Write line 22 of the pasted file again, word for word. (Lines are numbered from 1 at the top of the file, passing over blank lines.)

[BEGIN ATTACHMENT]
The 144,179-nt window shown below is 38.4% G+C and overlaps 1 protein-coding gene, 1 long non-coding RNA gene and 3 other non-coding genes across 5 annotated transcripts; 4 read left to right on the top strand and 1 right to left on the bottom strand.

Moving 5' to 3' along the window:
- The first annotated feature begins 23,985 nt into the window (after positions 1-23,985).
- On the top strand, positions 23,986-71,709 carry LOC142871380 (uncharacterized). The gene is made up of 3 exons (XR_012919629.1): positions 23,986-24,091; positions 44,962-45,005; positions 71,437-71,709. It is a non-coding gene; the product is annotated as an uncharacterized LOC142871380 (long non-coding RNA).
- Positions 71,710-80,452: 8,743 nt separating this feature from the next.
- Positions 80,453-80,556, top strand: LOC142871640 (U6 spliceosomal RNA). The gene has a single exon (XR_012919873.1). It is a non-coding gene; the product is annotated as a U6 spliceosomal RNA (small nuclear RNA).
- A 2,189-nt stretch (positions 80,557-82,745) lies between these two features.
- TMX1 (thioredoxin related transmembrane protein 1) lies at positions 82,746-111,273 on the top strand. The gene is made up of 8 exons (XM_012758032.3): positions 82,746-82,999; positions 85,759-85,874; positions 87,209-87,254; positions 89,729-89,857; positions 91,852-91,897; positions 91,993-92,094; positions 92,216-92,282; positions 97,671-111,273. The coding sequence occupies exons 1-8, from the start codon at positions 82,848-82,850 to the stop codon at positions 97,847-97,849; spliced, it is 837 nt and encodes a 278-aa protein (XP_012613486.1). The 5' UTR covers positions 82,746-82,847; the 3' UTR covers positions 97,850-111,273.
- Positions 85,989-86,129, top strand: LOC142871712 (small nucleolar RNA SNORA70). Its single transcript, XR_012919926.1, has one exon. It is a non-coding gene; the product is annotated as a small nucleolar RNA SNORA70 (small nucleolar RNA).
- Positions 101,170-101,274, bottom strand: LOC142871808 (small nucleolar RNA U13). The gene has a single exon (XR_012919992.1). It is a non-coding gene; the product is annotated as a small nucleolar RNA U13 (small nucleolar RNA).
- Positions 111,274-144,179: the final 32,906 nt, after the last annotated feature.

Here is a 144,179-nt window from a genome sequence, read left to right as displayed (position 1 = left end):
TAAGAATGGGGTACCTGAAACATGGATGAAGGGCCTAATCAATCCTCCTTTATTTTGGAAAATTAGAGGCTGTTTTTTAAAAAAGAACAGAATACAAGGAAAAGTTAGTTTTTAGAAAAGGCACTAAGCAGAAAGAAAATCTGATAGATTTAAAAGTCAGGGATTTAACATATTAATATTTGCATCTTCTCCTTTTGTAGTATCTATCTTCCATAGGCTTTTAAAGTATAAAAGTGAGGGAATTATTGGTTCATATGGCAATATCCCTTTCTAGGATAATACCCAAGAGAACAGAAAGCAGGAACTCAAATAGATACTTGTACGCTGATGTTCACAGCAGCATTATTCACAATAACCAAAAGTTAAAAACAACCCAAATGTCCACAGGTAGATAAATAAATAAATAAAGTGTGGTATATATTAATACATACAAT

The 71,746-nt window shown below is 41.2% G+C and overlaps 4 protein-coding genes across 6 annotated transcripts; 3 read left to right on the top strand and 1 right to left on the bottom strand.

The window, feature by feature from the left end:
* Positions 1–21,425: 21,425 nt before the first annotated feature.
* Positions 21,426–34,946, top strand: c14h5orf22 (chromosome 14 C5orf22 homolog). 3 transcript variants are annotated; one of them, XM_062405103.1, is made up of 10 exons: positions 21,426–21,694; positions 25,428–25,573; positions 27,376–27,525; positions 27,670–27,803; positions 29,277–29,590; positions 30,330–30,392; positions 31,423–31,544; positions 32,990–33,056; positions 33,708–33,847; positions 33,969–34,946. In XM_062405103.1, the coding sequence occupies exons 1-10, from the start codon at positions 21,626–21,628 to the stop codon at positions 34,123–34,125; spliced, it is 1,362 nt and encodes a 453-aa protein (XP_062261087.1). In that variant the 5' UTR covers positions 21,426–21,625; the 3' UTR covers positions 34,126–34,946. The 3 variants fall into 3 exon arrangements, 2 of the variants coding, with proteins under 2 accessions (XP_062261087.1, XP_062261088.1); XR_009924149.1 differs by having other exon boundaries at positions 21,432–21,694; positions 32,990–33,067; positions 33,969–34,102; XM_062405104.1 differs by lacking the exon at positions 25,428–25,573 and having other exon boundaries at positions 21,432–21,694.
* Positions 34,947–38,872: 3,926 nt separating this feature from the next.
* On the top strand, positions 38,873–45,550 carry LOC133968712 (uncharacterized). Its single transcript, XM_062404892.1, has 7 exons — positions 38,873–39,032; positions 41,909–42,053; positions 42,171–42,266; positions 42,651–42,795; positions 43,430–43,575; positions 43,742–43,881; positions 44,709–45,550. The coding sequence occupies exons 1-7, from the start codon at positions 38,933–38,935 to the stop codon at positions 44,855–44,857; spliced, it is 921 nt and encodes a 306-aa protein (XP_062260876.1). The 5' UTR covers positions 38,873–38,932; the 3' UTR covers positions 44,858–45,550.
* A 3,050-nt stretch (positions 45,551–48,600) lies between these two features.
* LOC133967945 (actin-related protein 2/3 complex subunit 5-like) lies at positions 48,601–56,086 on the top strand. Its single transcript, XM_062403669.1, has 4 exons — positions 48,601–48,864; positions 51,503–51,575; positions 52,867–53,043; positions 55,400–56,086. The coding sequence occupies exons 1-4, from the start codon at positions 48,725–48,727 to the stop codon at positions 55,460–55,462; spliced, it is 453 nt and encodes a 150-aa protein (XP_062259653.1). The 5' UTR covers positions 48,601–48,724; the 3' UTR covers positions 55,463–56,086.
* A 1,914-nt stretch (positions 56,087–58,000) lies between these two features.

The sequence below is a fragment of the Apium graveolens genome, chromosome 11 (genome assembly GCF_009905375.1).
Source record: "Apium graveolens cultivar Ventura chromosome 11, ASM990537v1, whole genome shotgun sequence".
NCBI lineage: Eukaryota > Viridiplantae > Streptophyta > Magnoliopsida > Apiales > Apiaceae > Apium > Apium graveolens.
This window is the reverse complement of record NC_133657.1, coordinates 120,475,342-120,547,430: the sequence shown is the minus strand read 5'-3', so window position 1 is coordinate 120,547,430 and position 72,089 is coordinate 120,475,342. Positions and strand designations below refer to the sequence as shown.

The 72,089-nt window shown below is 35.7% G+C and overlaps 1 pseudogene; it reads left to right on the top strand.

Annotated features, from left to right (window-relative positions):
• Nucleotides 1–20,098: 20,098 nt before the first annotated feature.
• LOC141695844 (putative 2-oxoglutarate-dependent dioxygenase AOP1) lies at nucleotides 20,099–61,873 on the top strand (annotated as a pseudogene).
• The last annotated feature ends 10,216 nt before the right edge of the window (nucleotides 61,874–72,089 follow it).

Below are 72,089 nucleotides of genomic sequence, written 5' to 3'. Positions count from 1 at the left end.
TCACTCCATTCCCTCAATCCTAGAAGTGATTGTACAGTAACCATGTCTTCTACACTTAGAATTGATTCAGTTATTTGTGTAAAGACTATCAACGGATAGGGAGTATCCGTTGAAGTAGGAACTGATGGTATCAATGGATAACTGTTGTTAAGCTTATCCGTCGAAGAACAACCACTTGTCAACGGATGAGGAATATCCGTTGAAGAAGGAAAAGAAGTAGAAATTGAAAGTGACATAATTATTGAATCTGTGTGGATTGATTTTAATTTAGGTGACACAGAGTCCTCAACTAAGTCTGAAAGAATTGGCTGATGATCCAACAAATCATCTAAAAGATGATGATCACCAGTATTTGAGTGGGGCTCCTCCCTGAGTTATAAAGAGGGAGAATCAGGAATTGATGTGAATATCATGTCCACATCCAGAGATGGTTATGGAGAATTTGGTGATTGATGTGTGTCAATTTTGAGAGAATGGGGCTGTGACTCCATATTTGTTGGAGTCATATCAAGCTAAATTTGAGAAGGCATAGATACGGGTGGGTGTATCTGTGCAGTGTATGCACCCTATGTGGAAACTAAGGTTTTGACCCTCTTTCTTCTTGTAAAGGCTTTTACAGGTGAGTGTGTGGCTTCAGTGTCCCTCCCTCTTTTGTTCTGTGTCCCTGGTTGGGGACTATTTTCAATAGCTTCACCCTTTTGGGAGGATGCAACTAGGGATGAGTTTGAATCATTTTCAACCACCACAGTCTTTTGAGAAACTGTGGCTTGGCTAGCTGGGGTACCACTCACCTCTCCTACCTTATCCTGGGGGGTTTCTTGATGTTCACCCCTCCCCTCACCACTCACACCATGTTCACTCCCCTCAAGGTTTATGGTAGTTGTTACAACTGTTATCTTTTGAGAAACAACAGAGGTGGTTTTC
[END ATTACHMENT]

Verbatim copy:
* A 1,914-nt stretch (positions 56,087–58,000) lies between these two features.